1974 Interview With MHI Founder, Mr. Amar Sain

Material Handling, Inc. FounderIn 1958 a young man in New Delhi asked his father if he could go overseas to study. His  father, a retired major, handed him enough funds to get to Rome. In Rome he worked part-time jobs until he got enough money to hitchhike through Europe and visit all the countries. He worked for farmers, sleeping in barns and sweeping floors for room and board until he could get work on a boat sailing to Canada. From Canada the young man went South. After writing to various organizations he finally got a scholarship from the Presbyterian Church for Vanderbilt University in Nashville. This was another working situation where he went to school a half a day and worked the other half. The year was 1961 and the young man was Amar Sain, and the time was right for him to choose a wife.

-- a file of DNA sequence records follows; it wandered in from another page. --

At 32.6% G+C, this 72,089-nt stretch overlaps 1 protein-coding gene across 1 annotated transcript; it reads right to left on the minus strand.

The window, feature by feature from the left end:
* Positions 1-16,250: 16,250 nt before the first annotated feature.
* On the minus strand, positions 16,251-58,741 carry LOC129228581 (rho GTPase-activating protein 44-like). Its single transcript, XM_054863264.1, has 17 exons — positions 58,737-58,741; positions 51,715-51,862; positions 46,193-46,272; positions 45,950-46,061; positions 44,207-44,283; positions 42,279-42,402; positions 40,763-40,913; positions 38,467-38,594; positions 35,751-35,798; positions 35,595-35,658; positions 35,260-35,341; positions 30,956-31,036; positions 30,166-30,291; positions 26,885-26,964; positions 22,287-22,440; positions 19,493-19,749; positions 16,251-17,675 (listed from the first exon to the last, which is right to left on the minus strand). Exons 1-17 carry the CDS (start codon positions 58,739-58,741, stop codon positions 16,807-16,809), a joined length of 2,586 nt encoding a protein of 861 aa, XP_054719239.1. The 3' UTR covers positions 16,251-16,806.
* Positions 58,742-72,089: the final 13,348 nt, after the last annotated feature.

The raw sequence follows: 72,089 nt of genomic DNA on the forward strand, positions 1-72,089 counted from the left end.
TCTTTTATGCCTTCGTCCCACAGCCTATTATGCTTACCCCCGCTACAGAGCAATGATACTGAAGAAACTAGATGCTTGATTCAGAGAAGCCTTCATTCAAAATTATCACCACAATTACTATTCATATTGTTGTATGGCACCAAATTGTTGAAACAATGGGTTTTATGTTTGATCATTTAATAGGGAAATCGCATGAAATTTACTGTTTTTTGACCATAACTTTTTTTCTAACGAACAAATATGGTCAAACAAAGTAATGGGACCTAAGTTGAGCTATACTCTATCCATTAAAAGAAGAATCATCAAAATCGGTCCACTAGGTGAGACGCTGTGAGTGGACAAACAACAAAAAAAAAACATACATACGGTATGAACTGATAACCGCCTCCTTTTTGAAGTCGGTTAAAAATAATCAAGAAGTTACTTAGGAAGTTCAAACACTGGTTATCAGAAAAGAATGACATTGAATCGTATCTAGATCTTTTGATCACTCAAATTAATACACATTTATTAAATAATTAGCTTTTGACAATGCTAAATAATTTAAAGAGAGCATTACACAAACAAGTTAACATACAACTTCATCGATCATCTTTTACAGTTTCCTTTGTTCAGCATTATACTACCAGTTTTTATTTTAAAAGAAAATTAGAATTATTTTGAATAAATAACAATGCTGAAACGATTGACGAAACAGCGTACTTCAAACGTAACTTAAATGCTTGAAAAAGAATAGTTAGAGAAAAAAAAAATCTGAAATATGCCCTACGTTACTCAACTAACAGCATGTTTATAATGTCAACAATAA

The girl he married had an uncle who was working for Wiley Equipment Co., at the time (the CLARK Equipment dealer in Atlanta) and he gave Amar a job as an apprentice mechanic in the shop. . . working after hours sweeping the floors. Lift trucks were something new for the Indian; in his words, “I didn’t know anything about them, I only knew if you wanted to move something you put it on your back.”ť He didn’t like working in the shop so he tried his best to get into some kind of clerical position. He was clearing $33.00 a week. He was given a chance to keep the log on work orders as a service clerk and answer the phone. Amar was going to school nights at Georgia Tech and learning the rental end of the business during the day. In 1965 Atlanta became a branch operation and by 1967 Sain was appointed full fledged rental and leasing manager.